Rhett Guter is a native of southern Utah and is in his seventh season with the Festival. In 2011, he choreographed The Music Man. This season, he’s playing Boy in Peter and the Starcatcher and choreographing both that play and Anything Goes. We talked with him about his role as Boy.

Tell us about your preparation to play Boy.

2013 Peter and the Starcatcher, Guter as Boy

2013 Peter and the Starcatcher, Guter as Boy

I read the Peter and the Starcatchers book; I reread J.M. Barrie’s Peter Pan . I didn’t want to see the Disney animated film or Hook. I wanted to take the original material, to see where Dave Barry and Ridley Pearson had drawn the line for the book and then where Rick Elice had skewed it for the play. I wanted to concentrate on what Rick Elice has created as a ramp into the role.

Do you feel pressure because it’s the regional premiere?

 

Yes - It’s a lot of responsibility, playing a title role and choreographing the big push of the season. I love this company so I want it to do really well. I want this show to just soar. I want people to come away and go “wow that was incredible and that’s where theatre is going now.”

It’s a great show to introduce kids to what theatre is and that’s why it’s unique and a special experience. It takes advantage of our tools as actors and theatrical artists. It leverages the story in a way that no other medium can. There’s something about the minimalistic nature of it; we need you, the audience, to use your imagination and take part in the story. We’ll put the skeleton there, but if you flesh it out it will become really something special. Each person will see it differently.

2013 Peter and the Starcatcher, Mugavero (Molly Aster),Zambrano (Ted), Klopatek (Prentiss), and Guter ( Boy)

2013 Peter and the Starcatcher, Mugavero (Molly Aster),Zambrano (Ted), Klopatek (Prentiss), and Guter ( Boy)

What do you mean by “minimalistic?”

We use a rope for a lot of the show to create doorways, windows, ship halls and it creates a suggestion of an atmosphere. The actors and the lighting support that suggestion and then for the rest the audience has to use their imagination. We even start the play by saying, “we ask you now to use your imagination on this gray and misty morning...”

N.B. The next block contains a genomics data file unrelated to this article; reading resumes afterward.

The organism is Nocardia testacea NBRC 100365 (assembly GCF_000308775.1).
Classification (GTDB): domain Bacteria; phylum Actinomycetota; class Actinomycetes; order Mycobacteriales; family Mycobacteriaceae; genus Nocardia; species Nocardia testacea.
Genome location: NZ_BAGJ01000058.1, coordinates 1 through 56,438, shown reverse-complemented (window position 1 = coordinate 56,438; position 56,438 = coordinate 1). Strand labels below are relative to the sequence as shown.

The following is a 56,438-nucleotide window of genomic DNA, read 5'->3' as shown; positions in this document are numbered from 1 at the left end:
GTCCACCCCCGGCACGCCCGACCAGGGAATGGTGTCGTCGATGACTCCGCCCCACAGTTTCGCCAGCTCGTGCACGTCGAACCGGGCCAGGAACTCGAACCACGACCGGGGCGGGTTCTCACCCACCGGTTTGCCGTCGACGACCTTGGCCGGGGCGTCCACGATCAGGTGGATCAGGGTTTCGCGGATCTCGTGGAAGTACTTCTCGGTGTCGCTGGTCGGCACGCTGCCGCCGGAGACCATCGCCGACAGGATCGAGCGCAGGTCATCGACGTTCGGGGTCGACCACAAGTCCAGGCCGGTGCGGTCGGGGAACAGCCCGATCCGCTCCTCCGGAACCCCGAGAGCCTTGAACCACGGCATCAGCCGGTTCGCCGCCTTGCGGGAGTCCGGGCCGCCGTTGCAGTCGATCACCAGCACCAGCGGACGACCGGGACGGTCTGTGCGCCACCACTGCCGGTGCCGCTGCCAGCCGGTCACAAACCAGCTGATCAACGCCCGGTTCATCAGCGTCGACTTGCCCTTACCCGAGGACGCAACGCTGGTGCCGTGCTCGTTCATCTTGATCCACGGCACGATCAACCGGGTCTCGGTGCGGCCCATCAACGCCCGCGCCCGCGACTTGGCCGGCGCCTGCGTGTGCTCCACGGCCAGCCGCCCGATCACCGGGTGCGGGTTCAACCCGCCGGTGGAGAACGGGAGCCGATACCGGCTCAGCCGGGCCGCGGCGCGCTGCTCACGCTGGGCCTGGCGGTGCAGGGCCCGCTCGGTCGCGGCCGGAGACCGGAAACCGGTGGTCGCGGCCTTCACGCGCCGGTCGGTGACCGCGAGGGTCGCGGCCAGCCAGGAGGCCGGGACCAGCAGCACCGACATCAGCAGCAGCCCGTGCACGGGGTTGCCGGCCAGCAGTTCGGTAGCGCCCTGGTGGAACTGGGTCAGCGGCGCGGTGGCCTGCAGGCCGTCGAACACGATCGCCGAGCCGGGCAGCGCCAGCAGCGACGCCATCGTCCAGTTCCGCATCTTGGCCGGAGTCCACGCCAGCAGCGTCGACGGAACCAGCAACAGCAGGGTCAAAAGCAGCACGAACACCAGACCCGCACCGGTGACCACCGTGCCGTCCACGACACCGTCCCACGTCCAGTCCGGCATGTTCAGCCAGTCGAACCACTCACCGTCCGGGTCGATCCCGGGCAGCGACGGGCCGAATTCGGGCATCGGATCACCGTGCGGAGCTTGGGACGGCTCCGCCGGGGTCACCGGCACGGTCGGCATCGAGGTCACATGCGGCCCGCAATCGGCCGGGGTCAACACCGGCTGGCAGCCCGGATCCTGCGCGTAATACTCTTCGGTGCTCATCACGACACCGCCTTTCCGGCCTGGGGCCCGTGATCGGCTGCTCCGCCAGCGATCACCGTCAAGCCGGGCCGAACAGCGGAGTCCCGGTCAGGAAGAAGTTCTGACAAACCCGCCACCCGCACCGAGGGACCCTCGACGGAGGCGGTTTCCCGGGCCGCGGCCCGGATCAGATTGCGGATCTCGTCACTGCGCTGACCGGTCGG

There’s a scene where 2 ships crash into each other and people get off and then one ship splits in half and people are talking to each other from different sides of the deck. It sounds like a tech nightmare, but we’ve staged it in a way where we ask you to use your imagination.

And it sounds as if this role and the Festival are special for you?

It’s really cool to play the Boy and come back home - the theme about Peter and his identity. The people, the experiences here, working with Peter Sham and Brad Carroll and becoming involved with the Festival, really shaped a lot of who I am, especially as an artist and my career path. So it’s wonderful to come back and play this role here because a lot of it is very personal and very close to home.

Peter starts as the Boy and doesn’t become Peter until the end. It’s his interaction with Molly that changes him. That’s the most brilliant change from the book. Come see the show. I think Peter is going to be a special experience. People should come and bring their loved ones, their families, their children. It will be a tremendous experience.

You can see Peter and the Starcatcher July 2 through October 18. Tickets are available online at www.bard.org or by calling 800-PLAYTIX. You can learn more about the play at http://www.bard.org/plays/peter2013.html

Photos by Karl Hugh. Copyright Utah Shakespeare Festival 2013